Generating livelihoods: a study of urban squatter settlements in Solomon Islands
|Collections||Pacific Economic Bulletin (1991-2010)|
|Title:||Generating livelihoods: a study of urban squatter settlements in Solomon Islands|
|Author(s):||Maebuta, Helen Esther|
|Publisher:||Crawford School of Public Policy, The Australian National University|
Asia Pacific Press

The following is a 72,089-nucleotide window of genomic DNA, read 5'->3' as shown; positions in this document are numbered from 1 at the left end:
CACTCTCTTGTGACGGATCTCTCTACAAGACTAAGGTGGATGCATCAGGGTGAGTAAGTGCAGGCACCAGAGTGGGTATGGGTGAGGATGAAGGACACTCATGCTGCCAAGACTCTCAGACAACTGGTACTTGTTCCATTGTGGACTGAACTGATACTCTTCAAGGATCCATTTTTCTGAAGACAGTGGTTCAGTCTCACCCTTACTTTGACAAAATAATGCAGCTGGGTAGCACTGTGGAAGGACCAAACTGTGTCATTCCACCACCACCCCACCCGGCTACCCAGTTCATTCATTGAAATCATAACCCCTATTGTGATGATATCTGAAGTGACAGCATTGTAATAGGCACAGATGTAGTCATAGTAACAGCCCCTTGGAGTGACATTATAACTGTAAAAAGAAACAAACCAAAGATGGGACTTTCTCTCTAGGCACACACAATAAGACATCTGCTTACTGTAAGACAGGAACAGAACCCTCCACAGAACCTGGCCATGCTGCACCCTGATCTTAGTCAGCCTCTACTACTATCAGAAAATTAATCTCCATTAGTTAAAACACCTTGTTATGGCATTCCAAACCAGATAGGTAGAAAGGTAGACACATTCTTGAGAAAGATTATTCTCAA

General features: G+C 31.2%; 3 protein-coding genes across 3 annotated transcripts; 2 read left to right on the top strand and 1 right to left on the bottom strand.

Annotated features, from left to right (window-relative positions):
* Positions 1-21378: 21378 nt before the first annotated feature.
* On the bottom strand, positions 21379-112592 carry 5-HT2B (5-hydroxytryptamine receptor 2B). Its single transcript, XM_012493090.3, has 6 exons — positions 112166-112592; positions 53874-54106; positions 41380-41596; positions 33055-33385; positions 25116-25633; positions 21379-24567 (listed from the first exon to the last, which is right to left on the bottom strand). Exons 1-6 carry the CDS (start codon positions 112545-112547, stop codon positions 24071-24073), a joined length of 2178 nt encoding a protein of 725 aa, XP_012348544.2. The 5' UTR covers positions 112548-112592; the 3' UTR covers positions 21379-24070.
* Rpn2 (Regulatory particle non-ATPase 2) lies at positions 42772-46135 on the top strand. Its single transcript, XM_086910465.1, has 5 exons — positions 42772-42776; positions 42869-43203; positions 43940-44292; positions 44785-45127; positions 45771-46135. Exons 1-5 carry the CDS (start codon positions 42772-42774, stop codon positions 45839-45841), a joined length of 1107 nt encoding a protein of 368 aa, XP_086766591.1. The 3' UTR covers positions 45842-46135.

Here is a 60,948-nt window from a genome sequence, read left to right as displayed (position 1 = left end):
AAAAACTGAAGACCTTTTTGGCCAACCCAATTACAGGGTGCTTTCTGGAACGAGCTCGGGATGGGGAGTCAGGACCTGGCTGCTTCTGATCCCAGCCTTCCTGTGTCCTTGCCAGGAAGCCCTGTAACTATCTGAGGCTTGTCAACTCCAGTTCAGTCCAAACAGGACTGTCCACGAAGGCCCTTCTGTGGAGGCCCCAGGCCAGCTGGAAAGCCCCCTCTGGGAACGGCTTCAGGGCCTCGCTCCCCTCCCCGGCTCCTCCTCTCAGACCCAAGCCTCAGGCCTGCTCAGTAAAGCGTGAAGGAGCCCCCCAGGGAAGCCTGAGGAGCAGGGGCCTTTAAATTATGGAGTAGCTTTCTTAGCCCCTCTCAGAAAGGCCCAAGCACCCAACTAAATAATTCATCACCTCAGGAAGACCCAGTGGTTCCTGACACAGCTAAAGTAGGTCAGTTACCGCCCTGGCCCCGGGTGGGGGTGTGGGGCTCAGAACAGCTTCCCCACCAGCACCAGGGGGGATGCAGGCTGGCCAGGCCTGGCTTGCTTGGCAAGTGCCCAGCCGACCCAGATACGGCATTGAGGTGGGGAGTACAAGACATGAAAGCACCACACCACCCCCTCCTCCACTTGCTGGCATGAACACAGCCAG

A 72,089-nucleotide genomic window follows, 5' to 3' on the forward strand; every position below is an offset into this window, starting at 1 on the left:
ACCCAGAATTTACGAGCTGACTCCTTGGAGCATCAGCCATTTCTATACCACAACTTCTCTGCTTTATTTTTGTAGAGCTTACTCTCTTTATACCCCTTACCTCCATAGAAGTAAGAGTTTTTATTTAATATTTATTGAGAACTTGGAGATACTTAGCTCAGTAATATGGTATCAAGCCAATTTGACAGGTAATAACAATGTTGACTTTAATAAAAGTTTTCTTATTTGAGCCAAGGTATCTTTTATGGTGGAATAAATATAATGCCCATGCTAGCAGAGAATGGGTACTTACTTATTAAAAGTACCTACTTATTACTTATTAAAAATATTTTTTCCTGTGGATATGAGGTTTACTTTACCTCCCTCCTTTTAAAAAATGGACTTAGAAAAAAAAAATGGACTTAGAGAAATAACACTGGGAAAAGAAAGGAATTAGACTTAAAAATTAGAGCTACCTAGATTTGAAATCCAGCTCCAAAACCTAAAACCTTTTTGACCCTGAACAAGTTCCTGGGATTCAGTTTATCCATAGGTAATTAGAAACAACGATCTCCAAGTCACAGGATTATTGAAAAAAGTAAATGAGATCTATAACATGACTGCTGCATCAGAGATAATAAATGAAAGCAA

This article reports the results of a survey of the livelihoods of 208 households in squatter settlements in Solomon Islands. The main sources of household income are selling betel-nuts and cigarettes and working in full-time and casual unskilled jobs. Those individuals generating incomes make up 28 per cent of total household members. Of those household members generating incomes, 46.6 per cent are females. Some 50.5 per cent of the respondents did not have existing savings to start their income-generating activities. The average income from informal activities is two times more than the average fortnightly income from casual and full-time employment and 1.5 times more than the national minimum wage. This analysis draws a number of implications from the findings. These include building a traditional marketplace for selling betel-nut, the need for the government to fast track the implementation of development projects in the larger provinces, the need for research to investigate if low-income earners are paid at the minimum wage rate or lower, the need for relevant government departments and non-governmental organisations to conduct community-based short courses in the settlements that focus on appropriate income-generating enterprises, and the need for in-depth study into employment regulations and conditions in Solomon Islands.
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